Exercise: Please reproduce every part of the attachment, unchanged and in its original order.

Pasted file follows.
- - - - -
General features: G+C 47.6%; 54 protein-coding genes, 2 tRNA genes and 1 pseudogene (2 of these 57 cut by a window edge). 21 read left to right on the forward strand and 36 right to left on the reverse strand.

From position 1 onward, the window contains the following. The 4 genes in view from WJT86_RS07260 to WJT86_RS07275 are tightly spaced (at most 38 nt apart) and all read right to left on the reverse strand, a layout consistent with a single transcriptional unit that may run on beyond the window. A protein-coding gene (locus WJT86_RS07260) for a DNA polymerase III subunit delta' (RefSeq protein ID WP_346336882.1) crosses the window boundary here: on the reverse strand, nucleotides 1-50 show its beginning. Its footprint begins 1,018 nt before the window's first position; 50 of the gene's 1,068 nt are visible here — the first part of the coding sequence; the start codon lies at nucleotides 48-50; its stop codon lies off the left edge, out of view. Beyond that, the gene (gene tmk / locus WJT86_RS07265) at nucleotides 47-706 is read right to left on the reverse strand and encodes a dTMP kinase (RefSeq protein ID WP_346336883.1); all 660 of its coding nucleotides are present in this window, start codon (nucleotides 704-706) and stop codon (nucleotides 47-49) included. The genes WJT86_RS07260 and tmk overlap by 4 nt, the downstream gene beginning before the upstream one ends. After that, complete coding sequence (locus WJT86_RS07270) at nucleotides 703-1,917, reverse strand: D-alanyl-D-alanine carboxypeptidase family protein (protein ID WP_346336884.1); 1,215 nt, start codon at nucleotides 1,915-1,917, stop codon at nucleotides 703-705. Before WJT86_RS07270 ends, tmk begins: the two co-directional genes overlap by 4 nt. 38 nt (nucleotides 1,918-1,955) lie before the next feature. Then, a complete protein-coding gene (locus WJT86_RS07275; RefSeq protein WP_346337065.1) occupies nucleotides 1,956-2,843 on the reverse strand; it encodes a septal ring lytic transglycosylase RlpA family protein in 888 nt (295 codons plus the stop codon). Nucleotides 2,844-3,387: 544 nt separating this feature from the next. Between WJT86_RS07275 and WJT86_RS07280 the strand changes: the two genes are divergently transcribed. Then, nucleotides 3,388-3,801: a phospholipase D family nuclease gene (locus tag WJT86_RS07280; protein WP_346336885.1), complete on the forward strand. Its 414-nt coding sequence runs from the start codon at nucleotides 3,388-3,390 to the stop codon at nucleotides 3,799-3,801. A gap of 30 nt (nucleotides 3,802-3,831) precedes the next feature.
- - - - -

General features: G+C 47.6%; 54 protein-coding genes, 2 tRNA genes and 1 pseudogene (2 of these 57 cut by a window edge). 21 read left to right on the forward strand and 36 right to left on the reverse strand.

From position 1 onward, the window contains the following. The 4 genes in view from WJT86_RS07260 to WJT86_RS07275 are tightly spaced (at most 38 nt apart) and all read right to left on the reverse strand, a layout consistent with a single transcriptional unit that may run on beyond the window. A protein-coding gene (locus WJT86_RS07260) for a DNA polymerase III subunit delta' (RefSeq protein ID WP_346336882.1) crosses the window boundary here: on the reverse strand, nucleotides 1-50 show its beginning. Its footprint begins 1,018 nt before the window's first position; 50 of the gene's 1,068 nt are visible here — the first part of the coding sequence; the start codon lies at nucleotides 48-50; its stop codon lies off the left edge, out of view. Beyond that, the gene (gene tmk / locus WJT86_RS07265) at nucleotides 47-706 is read right to left on the reverse strand and encodes a dTMP kinase (RefSeq protein ID WP_346336883.1); all 660 of its coding nucleotides are present in this window, start codon (nucleotides 704-706) and stop codon (nucleotides 47-49) included. The genes WJT86_RS07260 and tmk overlap by 4 nt, the downstream gene beginning before the upstream one ends. After that, complete coding sequence (locus WJT86_RS07270) at nucleotides 703-1,917, reverse strand: D-alanyl-D-alanine carboxypeptidase family protein (protein ID WP_346336884.1); 1,215 nt, start codon at nucleotides 1,915-1,917, stop codon at nucleotides 703-705. Before WJT86_RS07270 ends, tmk begins: the two co-directional genes overlap by 4 nt. 38 nt (nucleotides 1,918-1,955) lie before the next feature. Then, a complete protein-coding gene (locus WJT86_RS07275; RefSeq protein WP_346337065.1) occupies nucleotides 1,956-2,843 on the reverse strand; it encodes a septal ring lytic transglycosylase RlpA family protein in 888 nt (295 codons plus the stop codon). Nucleotides 2,844-3,387: 544 nt separating this feature from the next. Between WJT86_RS07275 and WJT86_RS07280 the strand changes: the two genes are divergently transcribed. Then, nucleotides 3,388-3,801: a phospholipase D family nuclease gene (locus tag WJT86_RS07280; protein WP_346336885.1), complete on the forward strand. Its 414-nt coding sequence runs from the start codon at nucleotides 3,388-3,390 to the stop codon at nucleotides 3,799-3,801. A gap of 30 nt (nucleotides 3,802-3,831) precedes the next feature.